Background & aims: Low-molecular-weight citrus pectin (LCP) is a complex polysaccharide that displays abundant galactosyl (i.e., sugar carbohydrate) residues. In this study, we evaluated the anti-tumor properties of LCP that lead to Bcl-xL -mediated dampening of apoptosis in gastrointestinal cancer cells.
Methods: We used AGS gastric cancer and SW-480 colorectal cancer cells to elucidate the effects of LCP on cell viability, cell cycle and apoptosis in cultured cells and tumor xenografts.
Results: Significantly decreased cell viabilities were observed in LCP treated AGS and SW-480 cells (P<0.05). Cell cycle-related protein expression, such as Cyclin B1, was also decreased in LCP treated groups as compared to the untreated group. The AGS or SW-480 cell-line tumor xenografts were significantly smaller in the LCP treated group as compared the untreated group (P<0.05). LCP treatment decreased Galectin-3 (GAL-3) expression levels, which is an important gene in cancer metastasis that results in reversion of the epithelial-mesenchymal transition (EMT), and increased suppression of Bcl-xL and Survivin to promote apoptosis. Moreover, results demonstrated synergistic tumor suppressor activity of LCP and 5-FU against gastrointestinal cancer cells both in vivo and in vitro.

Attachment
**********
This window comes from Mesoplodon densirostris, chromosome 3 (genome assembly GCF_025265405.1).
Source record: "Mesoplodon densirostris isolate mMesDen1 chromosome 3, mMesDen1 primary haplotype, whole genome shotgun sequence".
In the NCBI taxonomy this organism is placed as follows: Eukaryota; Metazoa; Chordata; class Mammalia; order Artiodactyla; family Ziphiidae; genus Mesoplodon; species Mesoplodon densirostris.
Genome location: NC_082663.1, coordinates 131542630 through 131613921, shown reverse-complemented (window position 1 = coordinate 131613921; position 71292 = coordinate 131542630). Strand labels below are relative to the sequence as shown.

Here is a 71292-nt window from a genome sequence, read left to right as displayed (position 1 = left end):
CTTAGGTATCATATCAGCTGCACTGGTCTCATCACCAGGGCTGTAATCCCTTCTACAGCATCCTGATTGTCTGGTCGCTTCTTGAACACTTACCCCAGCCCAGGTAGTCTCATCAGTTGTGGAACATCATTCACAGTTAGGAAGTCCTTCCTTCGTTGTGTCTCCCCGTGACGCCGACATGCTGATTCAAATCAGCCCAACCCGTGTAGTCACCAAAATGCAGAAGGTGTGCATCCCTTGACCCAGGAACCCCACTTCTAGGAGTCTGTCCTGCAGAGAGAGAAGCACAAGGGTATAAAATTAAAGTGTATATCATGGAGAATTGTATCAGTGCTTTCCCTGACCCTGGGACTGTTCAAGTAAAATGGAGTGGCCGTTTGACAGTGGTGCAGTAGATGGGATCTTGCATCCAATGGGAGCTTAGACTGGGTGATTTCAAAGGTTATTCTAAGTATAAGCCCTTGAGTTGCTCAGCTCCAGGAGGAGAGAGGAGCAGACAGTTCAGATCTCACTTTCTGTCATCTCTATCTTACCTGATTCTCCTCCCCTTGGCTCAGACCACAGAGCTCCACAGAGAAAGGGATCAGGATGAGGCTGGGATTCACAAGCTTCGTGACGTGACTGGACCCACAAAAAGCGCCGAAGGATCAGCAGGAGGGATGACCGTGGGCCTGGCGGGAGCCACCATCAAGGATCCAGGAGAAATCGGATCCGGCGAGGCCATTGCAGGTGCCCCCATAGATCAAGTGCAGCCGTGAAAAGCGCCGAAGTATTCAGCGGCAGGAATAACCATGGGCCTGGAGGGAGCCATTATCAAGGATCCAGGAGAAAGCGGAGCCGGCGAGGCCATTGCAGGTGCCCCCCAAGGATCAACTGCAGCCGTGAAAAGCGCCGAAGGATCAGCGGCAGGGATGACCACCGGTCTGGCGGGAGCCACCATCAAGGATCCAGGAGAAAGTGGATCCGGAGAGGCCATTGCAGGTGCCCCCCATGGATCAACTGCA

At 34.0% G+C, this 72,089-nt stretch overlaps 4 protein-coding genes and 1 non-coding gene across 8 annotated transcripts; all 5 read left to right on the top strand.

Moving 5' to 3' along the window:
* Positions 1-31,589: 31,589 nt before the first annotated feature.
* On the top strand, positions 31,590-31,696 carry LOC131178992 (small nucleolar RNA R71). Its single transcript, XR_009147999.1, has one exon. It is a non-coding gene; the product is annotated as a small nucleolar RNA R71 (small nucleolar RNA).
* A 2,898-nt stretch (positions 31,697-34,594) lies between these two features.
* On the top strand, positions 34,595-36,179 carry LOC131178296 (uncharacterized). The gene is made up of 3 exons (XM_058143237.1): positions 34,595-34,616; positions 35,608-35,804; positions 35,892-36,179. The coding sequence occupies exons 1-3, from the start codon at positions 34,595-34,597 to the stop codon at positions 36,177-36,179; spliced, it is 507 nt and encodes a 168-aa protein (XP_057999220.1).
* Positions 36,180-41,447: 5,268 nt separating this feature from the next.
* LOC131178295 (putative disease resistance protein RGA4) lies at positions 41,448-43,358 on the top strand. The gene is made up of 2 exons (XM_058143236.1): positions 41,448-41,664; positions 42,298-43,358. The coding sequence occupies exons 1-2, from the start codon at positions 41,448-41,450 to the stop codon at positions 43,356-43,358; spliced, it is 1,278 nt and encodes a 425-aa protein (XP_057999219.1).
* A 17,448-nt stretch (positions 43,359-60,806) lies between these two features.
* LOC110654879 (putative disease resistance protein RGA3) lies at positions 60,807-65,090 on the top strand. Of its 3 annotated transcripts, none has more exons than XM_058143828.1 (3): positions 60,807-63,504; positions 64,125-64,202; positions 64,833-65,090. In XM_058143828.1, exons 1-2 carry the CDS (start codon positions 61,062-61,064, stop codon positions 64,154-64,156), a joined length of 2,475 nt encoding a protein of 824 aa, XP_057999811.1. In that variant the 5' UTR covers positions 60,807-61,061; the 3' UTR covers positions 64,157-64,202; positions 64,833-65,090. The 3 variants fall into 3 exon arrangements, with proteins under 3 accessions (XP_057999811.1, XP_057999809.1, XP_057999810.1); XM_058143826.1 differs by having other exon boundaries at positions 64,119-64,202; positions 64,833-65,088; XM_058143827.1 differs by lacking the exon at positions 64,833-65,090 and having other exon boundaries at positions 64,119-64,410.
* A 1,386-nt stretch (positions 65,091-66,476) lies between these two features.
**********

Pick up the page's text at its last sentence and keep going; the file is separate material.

Conclusions: LCP effectively inhibits the growth and metastasis of gastrointestinal cancer cells, and does so in part by down-regulating Bcl-xL and Cyclin B to promote apoptosis, and suppress EMT. Thus, LCP alone or in combination with other treatments has a high potential as a novel therapeutic strategy to improve the clinical therapy of gastrointestinal cancer.
Keywords: Low-molecular-weight citrus pectin (LCP); apoptosis; caspases; epithelial- mesenchymal transition (EMT).; gastrointestinal cancer cells.